). The relative contribution of negative and positive feedback mechanisms for modulation of Notch signaling appears to be further controlled by ancillary proteins, such as members of the Fringe family that selectively inhibit Notch responsiveness to Serrate-like ligands (
A variety of data suggest that all these mechanisms for regulation of Notch activity operate in mammalian skin. A complex pattern of expression of Notch and its ligands is seen in hair follicles and feathers, consistent with their multiple keratinocyte cell lineages (
). A role for Notch in keratinocyte skin appendages formation and/or differentiation is supported by ectopic expression of Notch or its ligands, with Notch activation in one layer of the hair follicle modulating differentiation and/or lineage commitment in neighboring layers (
). In human interfollicular epidermis, localized expression of Delta in putative “stem cells” has been proposed to induce commitment of neighboring Notch1-expressing cells to a “transit amplifying” phenotype, a scenario reminiscent of lateral inhibition (
), we have found that in newborn mouse epidermis high expression of Jagged 1 and 2 coincide with Notch 1 and 2 in differentiating keratinocytes of the supra-basal layers, with both Jagged 1/2 and Notch1 expression being turned off in the terminally differentiated outermost layers (Rangarajan et al, 2001b). In mouse epidermis around birth, all three forms of Fringe are expressed (
). Of note, the spinous layer is the only region of the epidermis free of Fringe expression, thereby potentially creating a Notch signaling boundary between this layer and cells of the immediately underlying (basal) and overlying (granular) layers (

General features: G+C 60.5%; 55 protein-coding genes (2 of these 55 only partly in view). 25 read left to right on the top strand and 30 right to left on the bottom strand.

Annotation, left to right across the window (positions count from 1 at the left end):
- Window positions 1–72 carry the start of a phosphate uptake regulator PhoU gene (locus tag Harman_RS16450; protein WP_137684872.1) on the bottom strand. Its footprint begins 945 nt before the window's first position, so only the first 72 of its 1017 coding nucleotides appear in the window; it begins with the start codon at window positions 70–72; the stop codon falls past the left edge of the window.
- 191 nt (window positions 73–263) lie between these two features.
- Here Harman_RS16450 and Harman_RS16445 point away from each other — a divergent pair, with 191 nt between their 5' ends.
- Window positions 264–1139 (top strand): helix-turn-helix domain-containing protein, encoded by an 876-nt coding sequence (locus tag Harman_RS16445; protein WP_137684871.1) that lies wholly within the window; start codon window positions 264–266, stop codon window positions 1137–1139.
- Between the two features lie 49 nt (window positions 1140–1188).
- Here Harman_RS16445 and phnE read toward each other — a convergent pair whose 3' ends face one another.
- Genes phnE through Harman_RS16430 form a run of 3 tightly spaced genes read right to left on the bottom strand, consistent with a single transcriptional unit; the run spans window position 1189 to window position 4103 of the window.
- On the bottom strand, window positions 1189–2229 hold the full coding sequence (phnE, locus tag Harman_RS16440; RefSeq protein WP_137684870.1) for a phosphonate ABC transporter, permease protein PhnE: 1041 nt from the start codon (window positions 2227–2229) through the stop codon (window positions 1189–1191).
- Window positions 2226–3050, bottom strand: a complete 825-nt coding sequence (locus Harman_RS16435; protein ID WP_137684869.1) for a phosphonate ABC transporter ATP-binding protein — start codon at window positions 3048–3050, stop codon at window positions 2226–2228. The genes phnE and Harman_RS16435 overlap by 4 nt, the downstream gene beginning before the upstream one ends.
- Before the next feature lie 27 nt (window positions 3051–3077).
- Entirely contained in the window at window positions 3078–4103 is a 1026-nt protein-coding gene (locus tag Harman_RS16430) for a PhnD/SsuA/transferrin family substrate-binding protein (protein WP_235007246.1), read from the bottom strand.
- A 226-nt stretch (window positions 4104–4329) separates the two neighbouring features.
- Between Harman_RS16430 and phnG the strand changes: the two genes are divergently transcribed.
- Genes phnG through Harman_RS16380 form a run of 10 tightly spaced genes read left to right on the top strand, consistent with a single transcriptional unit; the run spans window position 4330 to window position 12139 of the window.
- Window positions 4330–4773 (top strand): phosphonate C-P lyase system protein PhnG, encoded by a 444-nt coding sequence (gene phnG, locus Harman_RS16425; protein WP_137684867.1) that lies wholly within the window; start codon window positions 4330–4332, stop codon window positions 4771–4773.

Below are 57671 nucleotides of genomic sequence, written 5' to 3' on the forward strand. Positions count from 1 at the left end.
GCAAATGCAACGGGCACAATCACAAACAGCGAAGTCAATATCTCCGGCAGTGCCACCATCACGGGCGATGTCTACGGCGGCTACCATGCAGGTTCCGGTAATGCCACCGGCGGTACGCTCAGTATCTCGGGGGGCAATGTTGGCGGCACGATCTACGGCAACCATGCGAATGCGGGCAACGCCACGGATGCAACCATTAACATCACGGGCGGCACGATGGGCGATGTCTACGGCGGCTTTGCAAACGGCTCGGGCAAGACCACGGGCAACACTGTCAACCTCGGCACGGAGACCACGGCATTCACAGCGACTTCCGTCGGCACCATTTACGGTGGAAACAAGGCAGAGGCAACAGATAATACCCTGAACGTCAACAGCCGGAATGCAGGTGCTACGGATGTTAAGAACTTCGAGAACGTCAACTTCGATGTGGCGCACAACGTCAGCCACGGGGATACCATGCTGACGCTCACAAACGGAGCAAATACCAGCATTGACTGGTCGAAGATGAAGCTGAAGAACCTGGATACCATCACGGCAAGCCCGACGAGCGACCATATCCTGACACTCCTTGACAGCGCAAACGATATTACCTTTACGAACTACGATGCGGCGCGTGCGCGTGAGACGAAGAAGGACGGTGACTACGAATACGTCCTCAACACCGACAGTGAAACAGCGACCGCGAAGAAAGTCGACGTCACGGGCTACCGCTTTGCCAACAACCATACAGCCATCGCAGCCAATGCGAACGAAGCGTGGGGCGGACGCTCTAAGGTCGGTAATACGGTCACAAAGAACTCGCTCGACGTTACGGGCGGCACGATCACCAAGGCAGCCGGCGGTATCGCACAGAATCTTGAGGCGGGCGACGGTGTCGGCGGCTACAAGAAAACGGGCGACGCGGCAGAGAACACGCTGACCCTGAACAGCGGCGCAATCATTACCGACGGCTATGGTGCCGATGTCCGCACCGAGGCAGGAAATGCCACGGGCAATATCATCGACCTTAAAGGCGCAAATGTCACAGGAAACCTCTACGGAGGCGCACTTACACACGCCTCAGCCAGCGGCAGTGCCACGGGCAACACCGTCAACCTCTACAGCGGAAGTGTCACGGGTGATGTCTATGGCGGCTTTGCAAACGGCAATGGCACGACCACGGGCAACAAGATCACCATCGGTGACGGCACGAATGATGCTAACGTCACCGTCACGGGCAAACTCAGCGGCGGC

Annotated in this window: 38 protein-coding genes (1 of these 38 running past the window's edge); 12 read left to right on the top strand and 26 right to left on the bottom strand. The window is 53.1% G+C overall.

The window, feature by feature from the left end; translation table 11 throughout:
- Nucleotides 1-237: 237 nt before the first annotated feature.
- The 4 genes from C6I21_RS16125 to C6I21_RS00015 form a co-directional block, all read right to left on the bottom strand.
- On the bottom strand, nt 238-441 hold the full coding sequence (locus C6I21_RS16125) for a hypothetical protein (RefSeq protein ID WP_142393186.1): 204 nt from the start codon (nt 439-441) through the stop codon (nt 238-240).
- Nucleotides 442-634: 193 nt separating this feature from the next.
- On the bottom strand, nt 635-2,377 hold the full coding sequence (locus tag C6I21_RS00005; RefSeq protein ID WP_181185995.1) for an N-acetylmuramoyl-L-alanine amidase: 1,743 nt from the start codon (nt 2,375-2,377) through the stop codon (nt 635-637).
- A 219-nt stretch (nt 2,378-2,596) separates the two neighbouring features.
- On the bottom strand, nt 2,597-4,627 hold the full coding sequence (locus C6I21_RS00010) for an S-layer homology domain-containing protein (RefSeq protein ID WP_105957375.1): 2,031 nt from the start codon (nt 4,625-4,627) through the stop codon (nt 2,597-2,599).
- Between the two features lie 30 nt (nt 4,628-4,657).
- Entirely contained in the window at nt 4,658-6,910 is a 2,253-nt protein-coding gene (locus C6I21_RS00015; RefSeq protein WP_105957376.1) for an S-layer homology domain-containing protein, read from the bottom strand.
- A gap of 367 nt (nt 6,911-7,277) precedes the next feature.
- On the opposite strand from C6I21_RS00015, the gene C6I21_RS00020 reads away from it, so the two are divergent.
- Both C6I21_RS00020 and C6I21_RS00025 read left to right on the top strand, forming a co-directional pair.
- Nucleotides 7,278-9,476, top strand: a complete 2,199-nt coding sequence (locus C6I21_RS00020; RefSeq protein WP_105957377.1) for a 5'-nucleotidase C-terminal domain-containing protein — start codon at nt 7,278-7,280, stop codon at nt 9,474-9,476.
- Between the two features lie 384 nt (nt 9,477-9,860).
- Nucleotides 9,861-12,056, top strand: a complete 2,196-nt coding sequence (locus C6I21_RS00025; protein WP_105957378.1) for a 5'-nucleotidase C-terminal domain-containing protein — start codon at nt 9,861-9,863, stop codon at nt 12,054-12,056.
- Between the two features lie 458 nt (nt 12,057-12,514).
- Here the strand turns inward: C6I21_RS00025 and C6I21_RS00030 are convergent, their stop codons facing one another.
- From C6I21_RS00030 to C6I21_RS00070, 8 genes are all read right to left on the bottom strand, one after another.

An essential role of Notch1 in epidermal border formation was demonstrated by the analysis of mice with a conditional keratinocyte-specific deletion of this gene. Loss of Notch1 results in an hyperplastic phenotype of the interfollicular epidermis, with inappropriate co-expression of keratins of the basal and upper epidermal layers, and a striking upregulation of integrin β1 and β4 expression in the supra-basal epidermal layers, where expression of these integrins is usually low or undetectable (
). Additionally, endogenous Notch1 activity is required for induction of p21 expression in differentiation. In fact, in mouse keratinocytes, the p21 gene is a direct transcriptional target of Notch1 activation. p21 expression is induced in these cells by activated Notch1 through RBP-Jκ-dependent transcription, and the RBP-Jκ protein binds directly to the endogenous p21 promoter (
). Importantly, Notch1 activity itself is induced in parallel with p21 expression in the transition between transit amplifying and differentiating cells (Figure 4a). In turn, increased Notch1 activity can also induce differentiation, through a mechanism likely to involve down-regulation of integrin α6/β4 and α3/β1 expression (